By Dhimoyee Banerjee

The following is a short extract from a paper titled “Communalism and the Law” submitted to SOAS in 2016. While the scope of the paper was limited to India, the narratives apply to a better part of South-East Asia.


“Communalism” is Indian as a word, but South-Asian as a problem. While some governments are bound by law to discourage and punish acts of communalism, it is agreed that all states, irrespective of how they are constituted have a moral obligation to not allow communalism. While the fact that the state must act is clear, how and when it should requires some discussion.

The success of the manufactured religious animosity, most infamously in the divide and rule policy adopted by the British empire, is that the state inadvertently becomes an interested party in any religious conflict. The state must take a stance to negate religious conflicts, as the (Indian, in this case) Constitution demands. However, the existent deep-rooted otherisation between the religious groups means that irrespective of the outcome of the state intervention, the parties will assign a side. This puts the state in the position of the perceived biased umpire; obligated to intervene and never able to put all concerned parties at ease.

The biased umpire problem could have possibly been done away with in a about seven decades of independent India. However, from when elections have become competitive in India, religion has played a significant part in identity manipulation. Since parties come to power based on promises made to religious groups as a whole, they are already tainted with the biased umpire problem even before a single ballot has been cast.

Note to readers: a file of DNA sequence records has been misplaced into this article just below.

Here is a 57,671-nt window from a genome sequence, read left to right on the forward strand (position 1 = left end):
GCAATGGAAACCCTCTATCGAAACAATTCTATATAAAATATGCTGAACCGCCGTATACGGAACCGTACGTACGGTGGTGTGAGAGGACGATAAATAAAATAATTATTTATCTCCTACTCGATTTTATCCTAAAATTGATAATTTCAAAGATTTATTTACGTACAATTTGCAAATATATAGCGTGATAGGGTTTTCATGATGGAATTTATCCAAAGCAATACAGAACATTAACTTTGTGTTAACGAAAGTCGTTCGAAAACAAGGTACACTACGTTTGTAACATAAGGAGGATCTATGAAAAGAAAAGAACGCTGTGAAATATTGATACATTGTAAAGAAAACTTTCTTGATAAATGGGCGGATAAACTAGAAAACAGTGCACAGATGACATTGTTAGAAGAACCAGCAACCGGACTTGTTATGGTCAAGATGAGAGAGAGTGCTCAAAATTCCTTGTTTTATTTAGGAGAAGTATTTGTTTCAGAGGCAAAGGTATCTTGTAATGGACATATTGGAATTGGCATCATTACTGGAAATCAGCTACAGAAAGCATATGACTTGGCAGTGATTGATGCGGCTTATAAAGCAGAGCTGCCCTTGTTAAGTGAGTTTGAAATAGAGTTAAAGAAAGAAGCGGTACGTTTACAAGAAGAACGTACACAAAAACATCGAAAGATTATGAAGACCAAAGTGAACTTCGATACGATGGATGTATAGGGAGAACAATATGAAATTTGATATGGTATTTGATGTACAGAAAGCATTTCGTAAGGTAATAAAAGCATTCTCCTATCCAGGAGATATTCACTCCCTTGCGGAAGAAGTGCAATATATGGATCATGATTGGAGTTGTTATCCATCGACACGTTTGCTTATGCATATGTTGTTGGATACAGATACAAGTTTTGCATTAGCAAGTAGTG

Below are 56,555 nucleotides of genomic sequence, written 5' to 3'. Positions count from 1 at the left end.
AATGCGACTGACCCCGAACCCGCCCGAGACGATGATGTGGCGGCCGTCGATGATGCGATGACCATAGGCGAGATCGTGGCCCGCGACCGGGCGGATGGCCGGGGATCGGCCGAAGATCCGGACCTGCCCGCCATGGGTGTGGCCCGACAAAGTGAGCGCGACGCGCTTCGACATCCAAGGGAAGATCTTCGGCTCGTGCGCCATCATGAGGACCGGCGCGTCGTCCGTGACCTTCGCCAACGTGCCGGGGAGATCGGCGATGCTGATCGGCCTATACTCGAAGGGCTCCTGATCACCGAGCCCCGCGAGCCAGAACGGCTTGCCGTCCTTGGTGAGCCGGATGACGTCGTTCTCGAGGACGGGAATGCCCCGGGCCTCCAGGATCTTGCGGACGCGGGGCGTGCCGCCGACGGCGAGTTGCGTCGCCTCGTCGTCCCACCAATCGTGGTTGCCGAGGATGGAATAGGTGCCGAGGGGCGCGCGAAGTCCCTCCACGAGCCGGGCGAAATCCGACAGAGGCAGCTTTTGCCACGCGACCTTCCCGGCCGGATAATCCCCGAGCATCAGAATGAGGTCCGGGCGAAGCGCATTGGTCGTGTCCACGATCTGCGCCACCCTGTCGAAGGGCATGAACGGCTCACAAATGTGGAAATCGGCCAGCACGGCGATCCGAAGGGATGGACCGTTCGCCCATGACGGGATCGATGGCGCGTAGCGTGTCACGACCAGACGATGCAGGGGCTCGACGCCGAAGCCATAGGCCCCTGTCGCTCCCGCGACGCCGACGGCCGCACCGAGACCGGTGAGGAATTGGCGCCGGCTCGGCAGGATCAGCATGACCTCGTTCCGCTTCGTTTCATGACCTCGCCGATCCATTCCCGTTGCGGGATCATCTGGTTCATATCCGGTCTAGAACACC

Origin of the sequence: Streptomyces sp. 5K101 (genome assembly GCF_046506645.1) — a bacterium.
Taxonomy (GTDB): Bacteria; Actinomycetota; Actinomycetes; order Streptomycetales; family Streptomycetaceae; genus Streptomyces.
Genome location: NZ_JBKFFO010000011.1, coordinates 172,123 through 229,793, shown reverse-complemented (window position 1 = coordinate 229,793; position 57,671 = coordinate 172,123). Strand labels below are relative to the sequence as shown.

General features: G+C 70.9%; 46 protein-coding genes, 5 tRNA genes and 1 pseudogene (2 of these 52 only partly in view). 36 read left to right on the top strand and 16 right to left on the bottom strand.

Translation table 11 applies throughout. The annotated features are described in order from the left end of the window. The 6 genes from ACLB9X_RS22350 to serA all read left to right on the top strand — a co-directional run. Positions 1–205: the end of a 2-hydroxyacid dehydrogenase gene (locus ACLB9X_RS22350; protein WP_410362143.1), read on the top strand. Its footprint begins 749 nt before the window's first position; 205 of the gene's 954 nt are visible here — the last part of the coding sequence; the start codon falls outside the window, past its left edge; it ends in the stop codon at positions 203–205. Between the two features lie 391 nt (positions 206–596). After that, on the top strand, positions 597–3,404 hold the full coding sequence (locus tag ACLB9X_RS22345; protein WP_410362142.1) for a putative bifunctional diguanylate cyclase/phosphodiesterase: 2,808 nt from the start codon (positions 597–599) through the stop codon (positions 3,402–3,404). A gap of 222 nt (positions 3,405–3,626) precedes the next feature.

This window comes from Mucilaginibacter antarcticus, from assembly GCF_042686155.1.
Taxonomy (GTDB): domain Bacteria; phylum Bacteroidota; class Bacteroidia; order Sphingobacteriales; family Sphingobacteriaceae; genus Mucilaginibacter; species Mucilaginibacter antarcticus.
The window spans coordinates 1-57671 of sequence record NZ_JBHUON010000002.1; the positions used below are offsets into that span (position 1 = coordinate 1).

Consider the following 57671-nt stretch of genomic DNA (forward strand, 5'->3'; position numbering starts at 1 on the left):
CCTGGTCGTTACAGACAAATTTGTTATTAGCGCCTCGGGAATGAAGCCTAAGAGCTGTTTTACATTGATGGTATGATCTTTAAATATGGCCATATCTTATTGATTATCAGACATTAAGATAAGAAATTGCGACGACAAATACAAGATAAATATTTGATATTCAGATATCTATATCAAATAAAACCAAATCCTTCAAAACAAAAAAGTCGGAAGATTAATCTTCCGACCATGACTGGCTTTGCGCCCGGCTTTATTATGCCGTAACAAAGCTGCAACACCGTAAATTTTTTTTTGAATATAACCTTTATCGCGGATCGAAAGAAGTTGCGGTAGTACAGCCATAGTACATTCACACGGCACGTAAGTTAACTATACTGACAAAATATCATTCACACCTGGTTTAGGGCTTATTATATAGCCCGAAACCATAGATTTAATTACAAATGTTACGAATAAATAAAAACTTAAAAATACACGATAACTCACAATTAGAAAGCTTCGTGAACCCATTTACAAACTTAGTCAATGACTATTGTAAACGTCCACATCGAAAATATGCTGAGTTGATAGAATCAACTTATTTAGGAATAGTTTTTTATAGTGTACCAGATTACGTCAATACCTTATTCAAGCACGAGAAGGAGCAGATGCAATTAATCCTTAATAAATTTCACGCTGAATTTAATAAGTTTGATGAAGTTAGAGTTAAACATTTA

This gives rise to two problems, namely, the necessary creation of prejudice and the perpetuation of the biased umpire image. The creation of prejudice, even if there was none, is made necessary to be able to identify a target vote bank and frame policies accordingly. As has been discussed before, not only the parties aligned to religious lines benefit, but all parties do. Unless artificial concerns can be manufactured, there would be no need for any community to seek representation on the basis of community interest. The second problem is an extension of the first. Irrespective of which party is in power, the same almost always did so owing to vote bank politics of itself or the opposition. Therefore, even before it has acted in any manner, the image of the biased umpire is attached to a government. Consequently, any actions by the biased umpire will be favourable to one side and not to the others. The only apparent solution is to attack the prejudice and animosity which allows all the perpetuation to continue.


Dhimoyee Banerjee is a graduate in contemporary India studies from SOAS, University of London. She is currently studying for a PhD at the University of Edinburgh in Gender Studies.

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